Open TablePosted: September 1, 2013
EATING WITH THE WRONG PEOPLE
We do not know if Jesus was the originator the Parable in our scripture this morning. Jesus ate with people as part of his ministry, and he was often accused of eating with the wrong people – sinners, prostitutes, tax collectors – people considered unclean by the more conservative Pharisees of the First Century. Those first Christians were disappointed that Jesus and the church’s message were rejected by the Jewish people. By the end of the First Century most of the people who responded to the message of Jesus were gentiles, and so Luke’s Parable in its present form was an attempt to explain why the church was fast becoming a gentile institution – “Go out to the highways and hedges, and compel people to come in, that my house may be filled.”
EVERYONE WHO SHOWED UP WAS FED
In the Parable of the great banquet the householder sent his servants to bring the poor, the maimed, the blind and the lame, to his table, and this practice of bringing anyone and everyone to the banquet was a central focus of the ministry of Jesus called “open commensality,” or everyone eating together. The gospels record several feedings of the multitude, where everyone who showed up was fed, and everyone ate together.
We read again and again in the gospels Jesus being criticized for eating with tax collectors and sinners, but we may not understand just how radical Jesus’ behavior was for the First Century. John Dominic Crossan writes about Jesus’ practice of open commensality.
Jesus broke the existing pattern of eating of his time. When you invite someone for dinner, he said do not think of the rich, not even your family and friends, not the socially respectable, but the poor, who cannot reciprocate the invitation. In the context where rigid rules of eating prevailed, this suggestion of Jesus was revolutionary. He was offering a powerful critique of the social system that was built on giving and receiving favors and patronage. Open commensality, common eating, cut the very root of the system of patronage, and projected the message of Radical Egalitarianism. For Jesus egalitarian order comes closer to the divine order, the Kingdom of God. All forms of inequalities, cultural, social or economic, were critiqued and rejected. Egalitarianism was never fully achieved, but that was the standard Jesus upheld. So the feedings of the multitude were miracles, not just the physical miracle of multiplying food, but the overcoming of social barriers that brought everyone together to eat regardless of race, sex, or class.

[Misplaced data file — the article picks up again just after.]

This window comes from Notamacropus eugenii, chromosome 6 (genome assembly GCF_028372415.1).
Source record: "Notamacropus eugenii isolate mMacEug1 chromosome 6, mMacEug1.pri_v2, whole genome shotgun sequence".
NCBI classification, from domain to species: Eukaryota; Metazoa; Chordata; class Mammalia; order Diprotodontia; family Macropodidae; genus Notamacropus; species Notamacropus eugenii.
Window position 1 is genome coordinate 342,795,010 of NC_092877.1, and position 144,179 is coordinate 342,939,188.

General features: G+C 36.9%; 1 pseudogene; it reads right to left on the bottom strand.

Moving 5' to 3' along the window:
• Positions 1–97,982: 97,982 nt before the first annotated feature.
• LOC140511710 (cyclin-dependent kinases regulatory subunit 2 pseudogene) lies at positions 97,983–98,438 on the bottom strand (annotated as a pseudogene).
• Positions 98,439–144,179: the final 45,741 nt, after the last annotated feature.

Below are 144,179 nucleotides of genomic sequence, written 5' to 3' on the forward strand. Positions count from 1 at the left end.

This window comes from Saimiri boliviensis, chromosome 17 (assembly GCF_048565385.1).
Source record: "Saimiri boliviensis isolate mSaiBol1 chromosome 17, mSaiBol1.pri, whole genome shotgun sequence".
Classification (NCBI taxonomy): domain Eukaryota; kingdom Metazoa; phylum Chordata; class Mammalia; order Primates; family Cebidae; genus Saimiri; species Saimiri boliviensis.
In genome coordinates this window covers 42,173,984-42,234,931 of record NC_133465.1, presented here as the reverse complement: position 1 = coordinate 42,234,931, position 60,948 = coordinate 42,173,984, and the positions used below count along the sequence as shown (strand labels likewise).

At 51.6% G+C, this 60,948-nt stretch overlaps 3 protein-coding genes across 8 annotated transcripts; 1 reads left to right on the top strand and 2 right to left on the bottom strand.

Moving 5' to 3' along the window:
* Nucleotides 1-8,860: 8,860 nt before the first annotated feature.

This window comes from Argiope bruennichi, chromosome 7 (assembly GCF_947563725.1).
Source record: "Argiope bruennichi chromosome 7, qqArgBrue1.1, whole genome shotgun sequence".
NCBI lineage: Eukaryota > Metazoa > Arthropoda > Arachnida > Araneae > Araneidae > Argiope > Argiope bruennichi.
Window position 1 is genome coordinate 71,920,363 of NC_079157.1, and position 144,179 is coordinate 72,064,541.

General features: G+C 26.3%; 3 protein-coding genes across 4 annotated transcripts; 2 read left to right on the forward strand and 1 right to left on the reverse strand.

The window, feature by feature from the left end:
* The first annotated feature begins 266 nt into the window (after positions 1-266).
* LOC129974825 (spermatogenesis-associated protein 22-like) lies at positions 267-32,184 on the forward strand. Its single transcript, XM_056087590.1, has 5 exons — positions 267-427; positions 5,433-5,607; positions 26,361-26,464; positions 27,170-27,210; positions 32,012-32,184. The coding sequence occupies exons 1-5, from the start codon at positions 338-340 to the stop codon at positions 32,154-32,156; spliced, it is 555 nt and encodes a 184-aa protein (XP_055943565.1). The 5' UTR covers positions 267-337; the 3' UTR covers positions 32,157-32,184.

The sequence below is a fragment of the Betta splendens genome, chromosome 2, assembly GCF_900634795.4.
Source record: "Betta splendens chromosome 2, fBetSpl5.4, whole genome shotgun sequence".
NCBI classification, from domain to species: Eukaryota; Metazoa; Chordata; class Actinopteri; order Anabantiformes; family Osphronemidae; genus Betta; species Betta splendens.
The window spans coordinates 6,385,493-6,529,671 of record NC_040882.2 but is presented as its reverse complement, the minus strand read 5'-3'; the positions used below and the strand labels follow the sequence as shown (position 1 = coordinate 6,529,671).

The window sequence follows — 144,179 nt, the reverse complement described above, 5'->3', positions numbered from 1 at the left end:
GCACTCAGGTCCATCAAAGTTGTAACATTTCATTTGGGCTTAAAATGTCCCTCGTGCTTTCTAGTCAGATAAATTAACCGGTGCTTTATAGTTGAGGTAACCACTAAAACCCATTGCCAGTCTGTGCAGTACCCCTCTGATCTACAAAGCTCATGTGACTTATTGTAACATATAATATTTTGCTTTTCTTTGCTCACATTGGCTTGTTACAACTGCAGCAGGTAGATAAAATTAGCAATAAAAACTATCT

LORD’S SUPPER IS A MEMORY OF OPEN COMMENSALITY
Embedded in the very foundations of the Lord’s Supper is the memory of Jesus’ open commensality, with all its revolutionary implications, including the way in which it calls into radical question the gender presuppositions of patriarchal society. Men seeking to maintain ritual purity in Jesus’ culture did not break bread with women, who might be ritually tainted by their biological cycles, thus tainting men who sat at table with them. Nor did men in Jesus’ culture take on themselves the role of both servant and woman, by serving those seated at a table, as Jesus himself did by washing the feet of the disciples at the Last Supper, thus introducing the revolutionary symbol of servant leadership. In the early church both men and women gathered together for the breaking of the bread. People of high social status and low social status ate together at the common table of the Lord’s Supper. Women also assumed leadership positions in the life of the early Christian community of faith. The followers of Jesus were radical. The concept of people gathering together for a meal and fellowship as well as servant leadership is still radical today.
FOOD WE CAN ALL AGREE UPON
Last week when Zig jokingly commented that the only thing people in this congregation can agree on is food. He was closer to the mark than he knew. Our Fellowship Board providing food for our radical hospitality is important to our mission of trying to welcome everyone. Eating together regardless of distinctions was at the heart of the ministry of Jesus.
I want to thank Harlan Hurley for sending me this week a wonderful illustration of the importance of “open commensality,” eating together across racial, ethnic, and barriers of social class. The story was told by Coach Bear Bryant the legendary football coach of the Alabama Crimson Tide.